UN member states express their will to tackle global migration but specific actions are still missing

Changing for the change: Medicine in Industry 4.0

The representatives of the regions and the cities know better what the EU needs on migration, trade, poverty and taxation

Resisting EU budget cuts

Huawei answers allegations about its selling prices

Economic recovery won’t tackle youth unemployment problem

Responsible Artificial Intelligence

Progress in medical research: leading or lagging behind?

European Business Summit 2014 Launch Event: “Energising Industrial Growth”

EU’s new sanctions on Russia into force “in the next few days”: strength, weakness or strategy?

EU Commission: Growth first then fiscal consolidation

Alice in Colombia

Why impoverishment and social exclusion grow in the EU; the affluent north also suffers

LEAGUE OF YOUNG VOTERS LAUNCHES TOOL FOR YOUNG PEOPLE TO COMPARE POLITICAL PARTIES AHEAD OF EU ELECTIONS

Medical students: The need for emigration

European Youth Forum welcomes the European Commission’s proposed revision of the Union Code on Visas, however it does not go far enough

Youth platforms call on German Government to break down legal barriers for young volunteers and pupils

More solidarity and interaction between generations needed to challenge age stereotypes and ingrained ageism

Did Draghi ask the Germans to accept a drastic change of austerity policies?

Banks get trillions and the unemployed ECB’s love…

Contact the Sting

Who is to profit from the quasi announced ECB rate cut?

European Youth Forum and youngest MEPs call on President Juncker to keep his promise to Europe’s youth

Regional competitiveness and growth: a Gordian knot for Europe

Europe again the black sheep at the G20 Finance Ministers and Central Bank Governors

Quality Internships: Towards a Toolkit for Employers

Migration crisis update: The “Habsburg Empire” comes back to life while EU loses control

Brexit kick-off: a historic day for the EU anticlockwise

European Youth calls on European Council for urgent action on “humanitarian crisis” and questions the EU/Turkey deal respect of human rights

Why medicine is relevant to the battle against climate change

The MH17 tragedy to put a tombstone on Ukrainian civil war

Does Switzerland really need more medical students?

Macron’s Presidency: what the young generation’s expectations are

Rehn very reserved about growth in Eurozone

Why Eurozone’s problems may end in a few months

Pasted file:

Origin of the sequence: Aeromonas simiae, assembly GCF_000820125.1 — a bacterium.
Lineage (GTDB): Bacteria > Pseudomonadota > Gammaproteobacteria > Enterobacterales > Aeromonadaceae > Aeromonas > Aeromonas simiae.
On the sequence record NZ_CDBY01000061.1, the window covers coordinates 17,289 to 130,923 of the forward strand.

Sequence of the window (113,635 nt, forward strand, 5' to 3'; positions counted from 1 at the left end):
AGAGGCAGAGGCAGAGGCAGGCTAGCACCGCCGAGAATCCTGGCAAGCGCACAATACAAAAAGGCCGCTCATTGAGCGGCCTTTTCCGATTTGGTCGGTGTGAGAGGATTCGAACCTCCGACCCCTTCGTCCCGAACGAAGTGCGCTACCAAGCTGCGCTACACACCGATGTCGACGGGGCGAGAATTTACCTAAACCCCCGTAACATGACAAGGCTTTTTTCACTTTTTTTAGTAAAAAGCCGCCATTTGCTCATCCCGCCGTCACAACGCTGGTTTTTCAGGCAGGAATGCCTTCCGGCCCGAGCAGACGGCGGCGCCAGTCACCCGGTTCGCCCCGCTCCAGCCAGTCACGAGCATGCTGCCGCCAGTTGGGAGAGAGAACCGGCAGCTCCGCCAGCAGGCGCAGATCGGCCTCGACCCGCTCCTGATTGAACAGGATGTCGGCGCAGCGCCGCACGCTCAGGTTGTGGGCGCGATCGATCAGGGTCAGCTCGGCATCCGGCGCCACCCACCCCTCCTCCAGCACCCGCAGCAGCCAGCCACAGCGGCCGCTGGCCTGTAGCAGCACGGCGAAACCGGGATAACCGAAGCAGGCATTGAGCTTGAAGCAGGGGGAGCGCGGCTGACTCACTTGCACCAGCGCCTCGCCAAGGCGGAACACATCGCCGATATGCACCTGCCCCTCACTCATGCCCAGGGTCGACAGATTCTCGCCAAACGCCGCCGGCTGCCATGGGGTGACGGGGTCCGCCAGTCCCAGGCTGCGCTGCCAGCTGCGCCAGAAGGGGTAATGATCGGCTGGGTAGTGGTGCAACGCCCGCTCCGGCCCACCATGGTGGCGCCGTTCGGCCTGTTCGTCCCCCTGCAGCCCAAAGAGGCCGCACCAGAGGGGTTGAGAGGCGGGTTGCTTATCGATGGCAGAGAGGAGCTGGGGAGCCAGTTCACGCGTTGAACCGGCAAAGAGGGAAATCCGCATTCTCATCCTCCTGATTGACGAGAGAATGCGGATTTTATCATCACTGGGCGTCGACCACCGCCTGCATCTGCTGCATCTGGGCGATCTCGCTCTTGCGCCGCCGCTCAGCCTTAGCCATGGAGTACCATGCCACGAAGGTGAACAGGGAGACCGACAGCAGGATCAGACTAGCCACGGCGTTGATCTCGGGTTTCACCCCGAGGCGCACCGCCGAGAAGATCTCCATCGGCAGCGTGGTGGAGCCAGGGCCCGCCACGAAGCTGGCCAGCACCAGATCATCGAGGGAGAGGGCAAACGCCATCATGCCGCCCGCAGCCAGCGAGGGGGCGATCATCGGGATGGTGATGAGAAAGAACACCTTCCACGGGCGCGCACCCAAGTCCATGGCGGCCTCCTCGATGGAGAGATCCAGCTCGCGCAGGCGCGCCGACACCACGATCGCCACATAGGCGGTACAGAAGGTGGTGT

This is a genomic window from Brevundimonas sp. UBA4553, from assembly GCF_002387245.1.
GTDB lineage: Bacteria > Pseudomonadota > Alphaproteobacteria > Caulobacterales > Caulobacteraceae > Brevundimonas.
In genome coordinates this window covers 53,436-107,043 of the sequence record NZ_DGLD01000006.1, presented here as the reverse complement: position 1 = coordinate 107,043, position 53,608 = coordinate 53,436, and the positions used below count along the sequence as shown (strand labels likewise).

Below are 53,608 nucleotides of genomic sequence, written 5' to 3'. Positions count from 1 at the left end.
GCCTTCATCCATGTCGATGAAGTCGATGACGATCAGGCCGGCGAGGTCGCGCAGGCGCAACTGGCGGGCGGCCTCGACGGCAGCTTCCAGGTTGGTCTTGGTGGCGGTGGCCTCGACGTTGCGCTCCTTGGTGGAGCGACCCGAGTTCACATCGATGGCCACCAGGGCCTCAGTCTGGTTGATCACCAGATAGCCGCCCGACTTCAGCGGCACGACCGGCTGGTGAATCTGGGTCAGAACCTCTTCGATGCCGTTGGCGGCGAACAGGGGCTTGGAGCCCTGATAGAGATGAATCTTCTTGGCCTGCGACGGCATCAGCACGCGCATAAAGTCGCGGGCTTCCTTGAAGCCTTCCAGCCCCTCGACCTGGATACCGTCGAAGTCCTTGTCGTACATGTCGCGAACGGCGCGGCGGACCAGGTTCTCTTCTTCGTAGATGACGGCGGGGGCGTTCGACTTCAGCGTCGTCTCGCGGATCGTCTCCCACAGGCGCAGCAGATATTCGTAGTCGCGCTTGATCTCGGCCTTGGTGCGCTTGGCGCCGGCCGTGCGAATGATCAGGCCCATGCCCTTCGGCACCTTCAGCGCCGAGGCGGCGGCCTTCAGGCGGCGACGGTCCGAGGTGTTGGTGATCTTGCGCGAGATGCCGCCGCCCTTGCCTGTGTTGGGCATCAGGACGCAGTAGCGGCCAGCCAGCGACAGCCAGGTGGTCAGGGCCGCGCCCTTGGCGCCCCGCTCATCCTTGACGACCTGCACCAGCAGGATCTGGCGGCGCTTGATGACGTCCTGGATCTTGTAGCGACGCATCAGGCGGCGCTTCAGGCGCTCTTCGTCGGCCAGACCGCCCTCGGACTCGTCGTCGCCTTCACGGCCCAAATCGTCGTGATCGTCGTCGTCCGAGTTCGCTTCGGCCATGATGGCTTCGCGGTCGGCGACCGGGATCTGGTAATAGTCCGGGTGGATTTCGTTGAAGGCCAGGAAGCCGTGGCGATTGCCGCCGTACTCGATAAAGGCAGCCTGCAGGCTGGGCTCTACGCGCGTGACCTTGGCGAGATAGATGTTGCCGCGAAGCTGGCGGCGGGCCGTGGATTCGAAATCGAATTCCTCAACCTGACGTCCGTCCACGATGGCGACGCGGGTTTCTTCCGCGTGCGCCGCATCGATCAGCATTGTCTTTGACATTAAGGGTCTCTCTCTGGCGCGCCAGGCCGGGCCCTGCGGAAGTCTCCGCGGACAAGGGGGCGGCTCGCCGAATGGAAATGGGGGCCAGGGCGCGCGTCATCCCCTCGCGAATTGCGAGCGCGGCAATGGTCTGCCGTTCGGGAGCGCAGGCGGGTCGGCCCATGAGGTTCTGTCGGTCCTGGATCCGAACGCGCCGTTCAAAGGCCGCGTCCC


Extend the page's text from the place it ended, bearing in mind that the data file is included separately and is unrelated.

Trump stumbles badly on his Russian openings; Europeans wary of Putin

Why Europe is more competitive than the US

Social inclusion: how much should young people hope from the EU? 

Uncovered liabilities of €5 billion may render EU insolvent

The Commission tells Berlin it is legally obliged to help Eurozone out of stagnation

How Germany strives to mold ECB’s monetary policy to her interests

US, Russia oblige each other in Syria and Ukraine selling off allies

ECB asks for more subsidies to banks

Climate change will never be combatted by EU alone while some G20 countries keep procrastinating

Commission criticised member states on blocking financial transaction tax

Movius @ MWC14: Discussing novel Communications Applications over a “CAFÉ”

The ECB tells Berlin that a Germanic Eurozone is unacceptable and doesn’t work

EU Commission: a rise in wages and salaries may help create more jobs

More capital and liquidity for the banks

Migration has set EU’s political clock ticking; the stagnating economy cannot help it and Turkey doesn’t cooperate

Berlin and Paris pursue the financial fragmentation of Eurozone

Is it just visa-free travel that Erdogan demands from the EU to not break the migration deal?

Eurogroup: IMF proposes Germany disposes

Eurozone set to abandon monetary and incomes austerity and adopt growth friendly policies

China Unlimited and the Chinese dream

“As German Chancellor I want to be able to cope with the merger of the real and digital economy”, Angela Merkel from Switzerland; the Sting reports live from World Economic Forum 2015 in Davos

COP21 Paris agreement: a non legally-binding climate pact won’t stop effectively global warming while EU’s Cañete throws hardest part to next Commission

Eurozone needs more than some decimals of growth

The umpteenth Italian overturn takes Renzi and PD to unprecedented victory at EU elections

More Stings?

Speak your Mind Here

Fill in your details below or click an icon to log in:

WordPress.com Logo

You are commenting using your WordPress.com account. Log Out / Change )

Twitter picture

You are commenting using your Twitter account. Log Out / Change )

Facebook photo

You are commenting using your Facebook account. Log Out / Change )

Google+ photo

You are commenting using your Google+ account. Log Out / Change )

Connecting to %s